Toughie 1263

Toughie No 1263 by Notabilis

Engage Reverse Gear

+ – + – + – + – + – + – + – +

BD Rating – Difficulty ****Enjoyment ****

As Crypticsue said yesterday Wednesday seems to be becoming the new Friday as far as Toughies are concerned. There’s some top stuff here from Notabilis with his usual number of reversals. There’s also a clue (3d) which has provoked some discussion among the bloggers but which, for me, contains an indirect anagram – I await your comments with interest.

Please leave a comment telling us what you thought. You can also add your assessment by selecting from one to five stars at the bottom of the post.

Across Clues

1a Indifferent quality of course (not the starter) that includes another (6)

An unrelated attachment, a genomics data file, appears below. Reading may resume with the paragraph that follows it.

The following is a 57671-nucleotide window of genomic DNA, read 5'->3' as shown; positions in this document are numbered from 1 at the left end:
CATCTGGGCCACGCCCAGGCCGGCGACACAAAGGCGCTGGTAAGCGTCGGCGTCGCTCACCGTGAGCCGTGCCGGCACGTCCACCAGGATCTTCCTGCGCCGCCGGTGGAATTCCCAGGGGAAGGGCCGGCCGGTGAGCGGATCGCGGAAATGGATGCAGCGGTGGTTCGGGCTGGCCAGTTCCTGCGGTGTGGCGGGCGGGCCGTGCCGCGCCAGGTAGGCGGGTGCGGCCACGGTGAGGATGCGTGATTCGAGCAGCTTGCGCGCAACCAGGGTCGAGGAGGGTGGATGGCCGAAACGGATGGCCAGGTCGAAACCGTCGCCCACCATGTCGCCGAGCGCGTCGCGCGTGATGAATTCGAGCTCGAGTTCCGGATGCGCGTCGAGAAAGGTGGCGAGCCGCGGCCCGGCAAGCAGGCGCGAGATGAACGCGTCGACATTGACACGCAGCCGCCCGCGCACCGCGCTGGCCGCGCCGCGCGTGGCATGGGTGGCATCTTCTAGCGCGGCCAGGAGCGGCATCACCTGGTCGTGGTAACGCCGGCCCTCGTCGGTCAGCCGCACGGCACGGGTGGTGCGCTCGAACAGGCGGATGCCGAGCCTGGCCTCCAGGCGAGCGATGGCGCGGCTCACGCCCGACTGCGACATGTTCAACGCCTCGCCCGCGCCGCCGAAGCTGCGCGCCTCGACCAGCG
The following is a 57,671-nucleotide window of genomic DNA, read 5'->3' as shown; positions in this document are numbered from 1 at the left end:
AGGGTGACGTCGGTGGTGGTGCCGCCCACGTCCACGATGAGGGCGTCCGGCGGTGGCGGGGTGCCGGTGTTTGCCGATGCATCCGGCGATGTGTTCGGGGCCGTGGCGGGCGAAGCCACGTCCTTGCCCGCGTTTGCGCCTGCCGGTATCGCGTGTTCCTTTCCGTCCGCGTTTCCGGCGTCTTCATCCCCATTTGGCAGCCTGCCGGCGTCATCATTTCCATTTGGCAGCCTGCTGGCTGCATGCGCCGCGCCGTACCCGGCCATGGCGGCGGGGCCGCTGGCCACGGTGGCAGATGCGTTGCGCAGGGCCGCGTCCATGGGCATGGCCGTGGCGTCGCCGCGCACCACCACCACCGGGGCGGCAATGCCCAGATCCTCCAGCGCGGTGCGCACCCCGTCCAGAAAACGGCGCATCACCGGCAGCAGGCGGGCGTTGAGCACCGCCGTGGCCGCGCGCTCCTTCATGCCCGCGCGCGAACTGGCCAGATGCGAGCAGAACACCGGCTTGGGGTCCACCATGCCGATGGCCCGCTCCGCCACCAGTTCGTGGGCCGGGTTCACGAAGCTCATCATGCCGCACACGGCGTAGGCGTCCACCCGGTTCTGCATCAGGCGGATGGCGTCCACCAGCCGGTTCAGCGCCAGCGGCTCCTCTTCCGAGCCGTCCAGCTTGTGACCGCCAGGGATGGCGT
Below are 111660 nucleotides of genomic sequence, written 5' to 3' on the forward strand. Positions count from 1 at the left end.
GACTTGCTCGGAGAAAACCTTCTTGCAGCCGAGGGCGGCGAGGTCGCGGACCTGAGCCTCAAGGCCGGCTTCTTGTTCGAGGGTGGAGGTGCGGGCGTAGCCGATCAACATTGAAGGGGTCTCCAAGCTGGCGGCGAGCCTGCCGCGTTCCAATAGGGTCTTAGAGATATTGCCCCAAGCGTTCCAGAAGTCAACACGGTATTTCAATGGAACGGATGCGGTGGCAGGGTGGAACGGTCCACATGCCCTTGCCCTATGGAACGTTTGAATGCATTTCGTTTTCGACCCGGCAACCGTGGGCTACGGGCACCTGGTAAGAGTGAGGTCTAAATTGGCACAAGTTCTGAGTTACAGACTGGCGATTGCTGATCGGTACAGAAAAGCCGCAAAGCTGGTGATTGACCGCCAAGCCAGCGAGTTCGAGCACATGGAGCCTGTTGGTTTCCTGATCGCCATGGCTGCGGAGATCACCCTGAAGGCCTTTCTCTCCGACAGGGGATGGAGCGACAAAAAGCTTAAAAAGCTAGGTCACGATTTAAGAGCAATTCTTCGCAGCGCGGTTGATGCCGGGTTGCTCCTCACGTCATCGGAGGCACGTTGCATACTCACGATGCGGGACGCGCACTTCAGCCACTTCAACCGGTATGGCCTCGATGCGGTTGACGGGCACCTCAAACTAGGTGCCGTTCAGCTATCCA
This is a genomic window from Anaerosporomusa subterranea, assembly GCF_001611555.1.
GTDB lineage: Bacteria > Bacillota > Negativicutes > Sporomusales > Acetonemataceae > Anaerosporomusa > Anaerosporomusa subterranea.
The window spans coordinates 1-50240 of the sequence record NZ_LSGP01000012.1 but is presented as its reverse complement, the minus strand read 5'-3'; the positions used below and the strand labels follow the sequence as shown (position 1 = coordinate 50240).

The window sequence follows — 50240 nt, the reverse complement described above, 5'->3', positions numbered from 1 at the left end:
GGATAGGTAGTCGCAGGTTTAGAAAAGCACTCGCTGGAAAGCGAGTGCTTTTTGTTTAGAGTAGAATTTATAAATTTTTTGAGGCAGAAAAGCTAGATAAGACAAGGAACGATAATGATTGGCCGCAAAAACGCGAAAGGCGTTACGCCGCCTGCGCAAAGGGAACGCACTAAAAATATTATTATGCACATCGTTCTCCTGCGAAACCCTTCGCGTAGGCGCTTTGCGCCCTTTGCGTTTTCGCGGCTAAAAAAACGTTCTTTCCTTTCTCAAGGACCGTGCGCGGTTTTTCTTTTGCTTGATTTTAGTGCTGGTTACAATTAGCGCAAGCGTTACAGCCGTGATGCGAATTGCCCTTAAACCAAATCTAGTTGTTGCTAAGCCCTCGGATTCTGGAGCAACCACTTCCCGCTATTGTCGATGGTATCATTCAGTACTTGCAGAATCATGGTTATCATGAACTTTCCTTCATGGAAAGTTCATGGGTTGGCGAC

APATHY – one course or road without its leading letter contains another. Willie Whitelaw once accused his political opponents of going around stirring this up.

4a Forever, Dunkirk carries name of costly battle (6)
VERDUN – the name of the WWI battle (costly in terms of the vast numbers killed) is hidden (carries) in the clue.

8a Monarch rejected by populace here? (8)
REPUBLIC – a semi-all-in-one. Reverse our Queen’s cipher and add a word for populace.

10a Restaurant‘s talked about animal line (6)
BISTRO – this sounds like an animal and a line (on a spreadsheet, perhaps).

11a Barely  legal? (4)
JUST – double definition. The question mark is possibly indicating that legality does not always correspond with fairness.

12a Smart to retain opponent’s support at one end (10)
CANTILEVER – an adjective meaning smart or bright contains an opponent.

13a Reversing undue speed in branch arrangement breaking down is much better (7,5)